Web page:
Having spent the best part of a decade chasing an 12th FA Cup victory, Manchester United’s stars certainly did a fine job of nearly trashing this year’s attempt at overcoming the first obstacle. From a goal ahead at West Ham United on Saturday, Sir Alex Ferguson’s side was saved at the last by a strike of such quality it deserved to win the tournament itself.
Little wonder the Scot led the eulogies post-match, both for van Persie’s late late strike, and the man who has transformed United’s season. Indeed, while United leads the Premier League by a healthy seven points there are apparently few at Old Trafford who do not desire another successful trip to Wembley.
Certainly, those supporters traveling to east London seek a return better than United suffered in 2005 and 2007 when Ferguson’s men lost in finals at Cardiff and Wembley.
Yet, for more than half an hour United laboured after falling behind to an unlikely brace of headers by James Collins – a pair of crosses supplied by the returning Joe Cole.
Ferguson’s side, suffering for six changes and more than one player deployed out of position, struggled not only for cohesiveness in attacking areas, but a defensive uncertainty that has become the pattern for the campaign. Twice United failed to cut out delivery from wide areas; twice Chris Smalling and Nemanja Vidić lost their man.
Fortunate, then, that van Persie and Giggs should conjure up one of the finest strikes of the season to take these sides back to Old Trafford in 10 days time.
“When you’re 2-1 down with a couple of minutes left you just hope you get a break,” said Sir Alex Ferguson moments after Manchester United’s injury-time equaliser at Upton Park.
“But the manner of goal – the pass from Ryan Giggs and first touch from Robin van Persie and his finish – is absolutely world-class.”
Empty cliché it may be, but Ferguson’s blandishment to a goal made in Cardiff and finished, quite wonderfully, by Rotterdam’s finest, was every bit as “world-class” as it gets. From Giggs’ 50 yard pass, struck deliciously on the half-volley inch perfect into van Persie’s path, to the Dutchman’s sublime control, second touch and low finish past Jussi Jaaskelainen.
Yet, in six short months United fans have come to expect little else from van Persie, who now has 20 goals in 26 appearances this season. The comparison is inconsequential, of course, but by the same stage of the 2007/8 season, in which Cristiano Ronaldo went on to score 42, the Portuguese was a goal short of van Persie’s number.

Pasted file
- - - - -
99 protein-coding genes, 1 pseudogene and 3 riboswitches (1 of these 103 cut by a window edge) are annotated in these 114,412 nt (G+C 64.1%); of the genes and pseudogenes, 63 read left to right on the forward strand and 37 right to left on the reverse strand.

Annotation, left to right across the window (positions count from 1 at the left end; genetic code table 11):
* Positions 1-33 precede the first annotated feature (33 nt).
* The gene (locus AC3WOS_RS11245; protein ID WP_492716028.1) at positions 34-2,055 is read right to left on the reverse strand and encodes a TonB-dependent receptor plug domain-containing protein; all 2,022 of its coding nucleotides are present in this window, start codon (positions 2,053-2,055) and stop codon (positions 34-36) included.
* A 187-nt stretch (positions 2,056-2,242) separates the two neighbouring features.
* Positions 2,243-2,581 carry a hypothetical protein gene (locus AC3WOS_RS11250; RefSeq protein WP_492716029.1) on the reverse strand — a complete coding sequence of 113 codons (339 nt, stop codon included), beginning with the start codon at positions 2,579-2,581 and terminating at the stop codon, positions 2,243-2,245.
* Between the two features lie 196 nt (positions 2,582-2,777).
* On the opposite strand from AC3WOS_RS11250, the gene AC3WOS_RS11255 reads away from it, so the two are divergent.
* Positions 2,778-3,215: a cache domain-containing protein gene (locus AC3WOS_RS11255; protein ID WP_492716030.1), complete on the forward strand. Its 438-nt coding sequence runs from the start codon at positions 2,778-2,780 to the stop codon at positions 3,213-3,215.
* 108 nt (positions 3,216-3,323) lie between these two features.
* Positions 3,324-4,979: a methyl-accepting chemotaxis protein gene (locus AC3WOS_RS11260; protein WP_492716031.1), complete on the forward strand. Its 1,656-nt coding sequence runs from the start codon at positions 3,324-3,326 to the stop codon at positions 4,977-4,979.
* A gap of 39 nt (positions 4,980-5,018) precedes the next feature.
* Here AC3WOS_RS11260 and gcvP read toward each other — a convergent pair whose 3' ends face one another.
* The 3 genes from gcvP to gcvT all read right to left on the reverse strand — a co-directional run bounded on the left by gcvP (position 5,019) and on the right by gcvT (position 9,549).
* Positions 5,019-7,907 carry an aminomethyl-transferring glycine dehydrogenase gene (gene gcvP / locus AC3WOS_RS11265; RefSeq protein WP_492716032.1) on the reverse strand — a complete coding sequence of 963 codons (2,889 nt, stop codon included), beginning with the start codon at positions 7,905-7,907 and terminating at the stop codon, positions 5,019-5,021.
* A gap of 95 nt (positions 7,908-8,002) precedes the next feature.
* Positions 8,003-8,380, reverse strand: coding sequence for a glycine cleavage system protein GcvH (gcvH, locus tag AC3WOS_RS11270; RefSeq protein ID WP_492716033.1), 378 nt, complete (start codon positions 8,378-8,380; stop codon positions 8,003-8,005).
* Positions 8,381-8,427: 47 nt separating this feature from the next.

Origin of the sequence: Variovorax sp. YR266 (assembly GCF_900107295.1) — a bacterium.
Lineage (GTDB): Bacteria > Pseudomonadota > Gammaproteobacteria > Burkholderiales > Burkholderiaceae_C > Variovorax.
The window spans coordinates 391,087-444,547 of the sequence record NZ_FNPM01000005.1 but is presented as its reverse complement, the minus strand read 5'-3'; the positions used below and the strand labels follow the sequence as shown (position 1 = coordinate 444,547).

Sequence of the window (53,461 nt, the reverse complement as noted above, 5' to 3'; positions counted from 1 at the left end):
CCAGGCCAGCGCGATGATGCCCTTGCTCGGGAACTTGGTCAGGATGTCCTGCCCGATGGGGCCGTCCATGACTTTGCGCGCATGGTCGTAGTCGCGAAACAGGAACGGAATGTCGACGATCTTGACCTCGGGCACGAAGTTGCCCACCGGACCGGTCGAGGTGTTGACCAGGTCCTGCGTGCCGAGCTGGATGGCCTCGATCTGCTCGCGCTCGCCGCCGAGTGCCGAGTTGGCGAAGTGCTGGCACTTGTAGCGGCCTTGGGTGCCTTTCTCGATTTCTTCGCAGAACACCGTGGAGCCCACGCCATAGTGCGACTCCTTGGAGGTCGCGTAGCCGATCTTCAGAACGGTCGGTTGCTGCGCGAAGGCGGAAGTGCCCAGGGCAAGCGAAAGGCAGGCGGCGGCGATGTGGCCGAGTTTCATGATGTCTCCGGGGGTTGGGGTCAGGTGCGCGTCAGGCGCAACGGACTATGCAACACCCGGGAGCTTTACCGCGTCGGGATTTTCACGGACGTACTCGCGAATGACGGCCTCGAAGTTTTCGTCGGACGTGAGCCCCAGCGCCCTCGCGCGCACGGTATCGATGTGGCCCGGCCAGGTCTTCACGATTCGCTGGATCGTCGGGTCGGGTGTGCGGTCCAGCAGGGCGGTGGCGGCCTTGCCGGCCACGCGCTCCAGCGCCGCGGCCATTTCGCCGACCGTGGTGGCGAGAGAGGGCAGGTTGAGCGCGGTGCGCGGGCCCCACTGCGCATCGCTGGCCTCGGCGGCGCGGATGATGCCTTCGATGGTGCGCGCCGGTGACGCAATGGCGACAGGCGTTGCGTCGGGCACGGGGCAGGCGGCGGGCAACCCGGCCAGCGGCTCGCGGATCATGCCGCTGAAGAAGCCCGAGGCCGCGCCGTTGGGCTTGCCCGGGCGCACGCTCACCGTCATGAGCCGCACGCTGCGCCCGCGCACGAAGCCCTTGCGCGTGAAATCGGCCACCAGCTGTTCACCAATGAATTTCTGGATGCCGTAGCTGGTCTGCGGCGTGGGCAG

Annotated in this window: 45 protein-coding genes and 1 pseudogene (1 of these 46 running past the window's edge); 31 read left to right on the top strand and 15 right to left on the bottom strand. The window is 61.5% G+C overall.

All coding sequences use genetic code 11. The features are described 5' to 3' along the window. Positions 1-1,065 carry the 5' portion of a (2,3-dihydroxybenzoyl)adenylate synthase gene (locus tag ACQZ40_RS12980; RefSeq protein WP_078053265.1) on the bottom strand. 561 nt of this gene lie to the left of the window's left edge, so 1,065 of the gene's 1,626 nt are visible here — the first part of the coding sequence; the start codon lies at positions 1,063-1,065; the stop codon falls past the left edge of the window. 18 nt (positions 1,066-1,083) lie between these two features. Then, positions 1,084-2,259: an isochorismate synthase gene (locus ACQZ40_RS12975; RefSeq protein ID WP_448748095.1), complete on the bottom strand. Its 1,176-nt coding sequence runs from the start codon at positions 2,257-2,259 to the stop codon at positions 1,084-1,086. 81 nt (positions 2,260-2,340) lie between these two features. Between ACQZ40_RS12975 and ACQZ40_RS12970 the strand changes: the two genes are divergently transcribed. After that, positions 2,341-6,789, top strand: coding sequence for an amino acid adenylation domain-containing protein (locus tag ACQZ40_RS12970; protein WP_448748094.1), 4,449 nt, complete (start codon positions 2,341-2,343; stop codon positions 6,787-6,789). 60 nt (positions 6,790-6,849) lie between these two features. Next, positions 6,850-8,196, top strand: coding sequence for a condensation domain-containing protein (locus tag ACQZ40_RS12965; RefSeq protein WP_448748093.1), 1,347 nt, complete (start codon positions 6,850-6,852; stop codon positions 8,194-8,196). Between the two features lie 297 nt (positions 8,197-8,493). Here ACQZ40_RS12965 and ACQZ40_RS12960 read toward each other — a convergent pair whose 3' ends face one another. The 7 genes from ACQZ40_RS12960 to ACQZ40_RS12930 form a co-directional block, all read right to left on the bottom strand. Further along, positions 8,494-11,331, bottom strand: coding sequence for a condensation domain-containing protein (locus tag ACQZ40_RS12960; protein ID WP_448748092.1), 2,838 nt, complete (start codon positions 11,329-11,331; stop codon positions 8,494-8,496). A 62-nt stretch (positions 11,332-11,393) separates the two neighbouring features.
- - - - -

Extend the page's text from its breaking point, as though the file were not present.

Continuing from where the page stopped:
It is a sign, says Ferguson, of a player who has “brought maturity to our front line.”
Captain Vidić is more effusive still, lionising the Dutchman as an example to all; a player far better than most United fans dared to believe before he arrived at Old Trafford this summer.
“His touch is magnificent and his finishing is top class,” said the Serbian.
“It is movement from the book, touch from the book, goal from the book. It is something they can show to kids, how to move and finish in the last third. He was magnificent for us, we just hope he is going to be in the same form in the end.”
The real surprise, however, is Giggs’ contribution, not just to van Persie’s goal, but over the extended festive period. A late Indian summer, perhaps, but a glorious one even if performances against Swansea City, Newcastle United, Wigan Athletic and now West Ham turn out to be the Welshman’s last hurrah in a United shirt.
But the real goal secured in United’s draw at Upton Park was not van Persie’s masterpiece per se, but a home draw with Fulham or Blackpool in round four – another shot at Wembley in the late spring.
“We want to stay in the competition and have a go at winning it,” Sir Alex told MUTV.
“We’ve had some terrible draws over the years and been knocked out early, we don’t enjoy that. For us to be losing 2-1 in that game was amazing given the chances we created and the football we played.
“But when you play West Ham you have got to defend your crosses from the set pieces because they are brilliant and the best team in the league at that, but we didn’t do it. When Ryan Giggs headed over the bar, Danny Welbeck hit another over, Tom Cleverley hit one more over and then Shinji Kagawa had one blocked near the line, I thought it wasn’t going to be our day.”
But it was, just about, and the sides will meet again in Manchester on 16 January, in what is now becoming a hugely crowded programme leading up to the Reds’ Champions League fixture with Real Madrid next month. Few in Ferguson’s camp are complaining though, not least the manager whose wild celebration at van Persie’s goal belies an enduring passion for the cup.
Sam Allardyce, who has not always enjoyed a positive relationship with West Ham supporters, declared himself “more than disappointed,” with the result. “We almost feel like we lost in that dressing room.”
That is the nature of conceding late, but the Hammers could hardly have done any more on the day.
After all, as Allardyce put it succinctly – “the finish was just unbelievable.” As the Centenary Stand erupted a little past the 90th minute, thousands of United supporters rose to concur.